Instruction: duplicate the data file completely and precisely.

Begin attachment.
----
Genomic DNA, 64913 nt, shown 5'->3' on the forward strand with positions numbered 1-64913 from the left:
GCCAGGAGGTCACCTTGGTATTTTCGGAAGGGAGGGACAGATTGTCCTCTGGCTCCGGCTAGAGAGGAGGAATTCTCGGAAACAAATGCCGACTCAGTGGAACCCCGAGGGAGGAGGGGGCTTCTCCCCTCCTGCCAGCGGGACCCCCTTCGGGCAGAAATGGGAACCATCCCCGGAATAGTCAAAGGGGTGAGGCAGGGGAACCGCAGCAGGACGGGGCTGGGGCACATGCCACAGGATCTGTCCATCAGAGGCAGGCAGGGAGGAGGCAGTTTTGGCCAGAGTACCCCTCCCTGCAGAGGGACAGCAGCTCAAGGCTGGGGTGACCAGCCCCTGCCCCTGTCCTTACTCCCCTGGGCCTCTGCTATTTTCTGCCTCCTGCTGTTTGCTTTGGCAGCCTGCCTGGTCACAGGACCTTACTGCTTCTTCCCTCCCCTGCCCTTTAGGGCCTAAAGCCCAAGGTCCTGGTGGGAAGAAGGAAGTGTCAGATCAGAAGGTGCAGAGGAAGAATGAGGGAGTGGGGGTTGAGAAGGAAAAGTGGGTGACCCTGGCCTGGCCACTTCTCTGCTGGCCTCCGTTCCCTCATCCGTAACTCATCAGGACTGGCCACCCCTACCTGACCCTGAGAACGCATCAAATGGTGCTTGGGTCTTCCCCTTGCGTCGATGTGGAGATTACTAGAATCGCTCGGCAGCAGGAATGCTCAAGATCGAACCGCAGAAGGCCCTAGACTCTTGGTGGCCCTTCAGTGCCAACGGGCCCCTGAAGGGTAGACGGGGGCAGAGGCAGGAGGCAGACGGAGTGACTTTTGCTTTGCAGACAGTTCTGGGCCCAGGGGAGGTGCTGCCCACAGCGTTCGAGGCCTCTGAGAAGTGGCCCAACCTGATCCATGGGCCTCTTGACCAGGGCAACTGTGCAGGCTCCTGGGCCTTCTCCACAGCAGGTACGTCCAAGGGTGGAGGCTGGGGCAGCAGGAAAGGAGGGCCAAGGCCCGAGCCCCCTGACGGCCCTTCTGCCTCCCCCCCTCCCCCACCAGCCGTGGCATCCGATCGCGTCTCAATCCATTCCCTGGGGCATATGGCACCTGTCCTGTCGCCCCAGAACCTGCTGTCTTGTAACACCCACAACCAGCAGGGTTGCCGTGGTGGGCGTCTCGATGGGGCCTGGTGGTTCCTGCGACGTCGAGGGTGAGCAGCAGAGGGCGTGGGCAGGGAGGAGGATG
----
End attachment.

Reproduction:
Genomic DNA, 64913 nt, shown 5'->3' on the forward strand with positions numbered 1-64913 from the left:
GCCAGGAGGTCACCTTGGTATTTTCGGAAGGGAGGGACAGATTGTCCTCTGGCTCCGGCTAGAGAGGAGGAATTCTCGGAAACAAATGCCGACTCAGTGGAACCCCGAGGGAGGAGGGGGCTTCTCCCCTCCTGCCAGCGGGACCCCCTTCGGGCAGAAATGGGAACCATCCCCGGAATAGTCAAAGGGGTGAGGCAGGGGAACCGCAGCAGGACGGGGCTGGGGCACATGCCACAGGATCTGTCCATCAGAGGCAGGCAGGGAGGAGGCAGTTTTGGCCAGAGTACCCCTCCCTGCAGAGGGACAGCAGCTCAAGGCTGGGGTGACCAGCCCCTGCCCCTGTCCTTACTCCCCTGGGCCTCTGCTATTTTCTGCCTCCTGCTGTTTGCTTTGGCAGCCTGCCTGGTCACAGGACCTTACTGCTTCTTCCCTCCCCTGCCCTTTAGGGCCTAAAGCCCAAGGTCCTGGTGGGAAGAAGGAAGTGTCAGATCAGAAGGTGCAGAGGAAGAATGAGGGAGTGGGGGTTGAGAAGGAAAAGTGGGTGACCCTGGCCTGGCCACTTCTCTGCTGGCCTCCGTTCCCTCATCCGTAACTCATCAGGACTGGCCACCCCTACCTGACCCTGAGAACGCATCAAATGGTGCTTGGGTCTTCCCCTTGCGTCGATGTGGAGATTACTAGAATCGCTCGGCAGCAGGAATGCTCAAGATCGAACCGCAGAAGGCCCTAGACTCTTGGTGGCCCTTCAGTGCCAACGGGCCCCTGAAGGGTAGACGGGGGCAGAGGCAGGAGGCAGACGGAGTGACTTTTGCTTTGCAGACAGTTCTGGGCCCAGGGGAGGTGCTGCCCACAGCGTTCGAGGCCTCTGAGAAGTGGCCCAACCTGATCCATGGGCCTCTTGACCAGGGCAACTGTGCAGGCTCCTGGGCCTTCTCCACAGCAGGTACGTCCAAGGGTGGAGGCTGGGGCAGCAGGAAAGGAGGGCCAAGGCCCGAGCCCCCTGACGGCCCTTCTGCCTCCCCCCCTCCCCCACCAGCCGTGGCATCCGATCGCGTCTCAATCCATTCCCTGGGGCATATGGCACCTGTCCTGTCGCCCCAGAACCTGCTGTCTTGTAACACCCACAACCAGCAGGGTTGCCGTGGTGGGCGTCTCGATGGGGCCTGGTGGTTCCTGCGACGTCGAGGGTGAGCAGCAGAGGGCGTGGGCAGGGAGGAGGATG